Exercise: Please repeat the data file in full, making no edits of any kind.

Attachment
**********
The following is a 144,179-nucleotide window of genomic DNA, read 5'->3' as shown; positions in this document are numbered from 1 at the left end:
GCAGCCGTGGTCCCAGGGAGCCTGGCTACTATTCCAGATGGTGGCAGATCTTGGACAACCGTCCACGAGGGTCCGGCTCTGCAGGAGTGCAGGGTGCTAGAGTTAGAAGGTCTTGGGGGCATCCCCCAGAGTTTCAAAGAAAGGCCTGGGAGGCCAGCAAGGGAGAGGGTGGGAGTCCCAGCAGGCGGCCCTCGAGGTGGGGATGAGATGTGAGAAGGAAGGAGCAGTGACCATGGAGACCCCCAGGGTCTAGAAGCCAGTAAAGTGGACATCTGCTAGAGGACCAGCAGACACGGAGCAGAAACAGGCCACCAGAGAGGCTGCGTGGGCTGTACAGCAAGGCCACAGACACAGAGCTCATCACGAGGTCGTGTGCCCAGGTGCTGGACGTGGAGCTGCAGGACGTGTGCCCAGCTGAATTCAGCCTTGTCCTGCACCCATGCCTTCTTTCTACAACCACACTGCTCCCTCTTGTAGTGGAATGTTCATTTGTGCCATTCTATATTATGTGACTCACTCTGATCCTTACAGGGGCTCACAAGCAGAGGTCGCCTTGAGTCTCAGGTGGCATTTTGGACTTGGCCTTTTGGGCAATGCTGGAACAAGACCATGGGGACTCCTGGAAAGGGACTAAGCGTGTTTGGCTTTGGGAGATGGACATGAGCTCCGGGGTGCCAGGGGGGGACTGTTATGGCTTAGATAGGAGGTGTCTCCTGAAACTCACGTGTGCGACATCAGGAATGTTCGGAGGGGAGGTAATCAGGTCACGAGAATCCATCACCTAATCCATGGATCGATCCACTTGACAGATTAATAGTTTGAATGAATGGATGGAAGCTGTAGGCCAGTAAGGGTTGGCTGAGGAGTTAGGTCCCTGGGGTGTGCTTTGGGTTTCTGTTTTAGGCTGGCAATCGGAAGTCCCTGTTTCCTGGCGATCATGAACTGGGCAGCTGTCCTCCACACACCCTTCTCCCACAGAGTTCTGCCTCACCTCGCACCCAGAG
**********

The following is a 144,179-nucleotide window of genomic DNA, read 5'->3' as shown; positions in this document are numbered from 1 at the left end:
GCAGCCGTGGTCCCAGGGAGCCTGGCTACTATTCCAGATGGTGGCAGATCTTGGACAACCGTCCACGAGGGTCCGGCTCTGCAGGAGTGCAGGGTGCTAGAGTTAGAAGGTCTTGGGGGCATCCCCCAGAGTTTCAAAGAAAGGCCTGGGAGGCCAGCAAGGGAGAGGGTGGGAGTCCCAGCAGGCGGCCCTCGAGGTGGGGATGAGATGTGAGAAGGAAGGAGCAGTGACCATGGAGACCCCCAGGGTCTAGAAGCCAGTAAAGTGGACATCTGCTAGAGGACCAGCAGACACGGAGCAGAAACAGGCCACCAGAGAGGCTGCGTGGGCTGTACAGCAAGGCCACAGACACAGAGCTCATCACGAGGTCGTGTGCCCAGGTGCTGGACGTGGAGCTGCAGGACGTGTGCCCAGCTGAATTCAGCCTTGTCCTGCACCCATGCCTTCTTTCTACAACCACACTGCTCCCTCTTGTAGTGGAATGTTCATTTGTGCCATTCTATATTATGTGACTCACTCTGATCCTTACAGGGGCTCACAAGCAGAGGTCGCCTTGAGTCTCAGGTGGCATTTTGGACTTGGCCTTTTGGGCAATGCTGGAACAAGACCATGGGGACTCCTGGAAAGGGACTAAGCGTGTTTGGCTTTGGGAGATGGACATGAGCTCCGGGGTGCCAGGGGGGGACTGTTATGGCTTAGATAGGAGGTGTCTCCTGAAACTCACGTGTGCGACATCAGGAATGTTCGGAGGGGAGGTAATCAGGTCACGAGAATCCATCACCTAATCCATGGATCGATCCACTTGACAGATTAATAGTTTGAATGAATGGATGGAAGCTGTAGGCCAGTAAGGGTTGGCTGAGGAGTTAGGTCCCTGGGGTGTGCTTTGGGTTTCTGTTTTAGGCTGGCAATCGGAAGTCCCTGTTTCCTGGCGATCATGAACTGGGCAGCTGTCCTCCACACACCCTTCTCCCACAGAGTTCTGCCTCACCTCGCACCCAGAG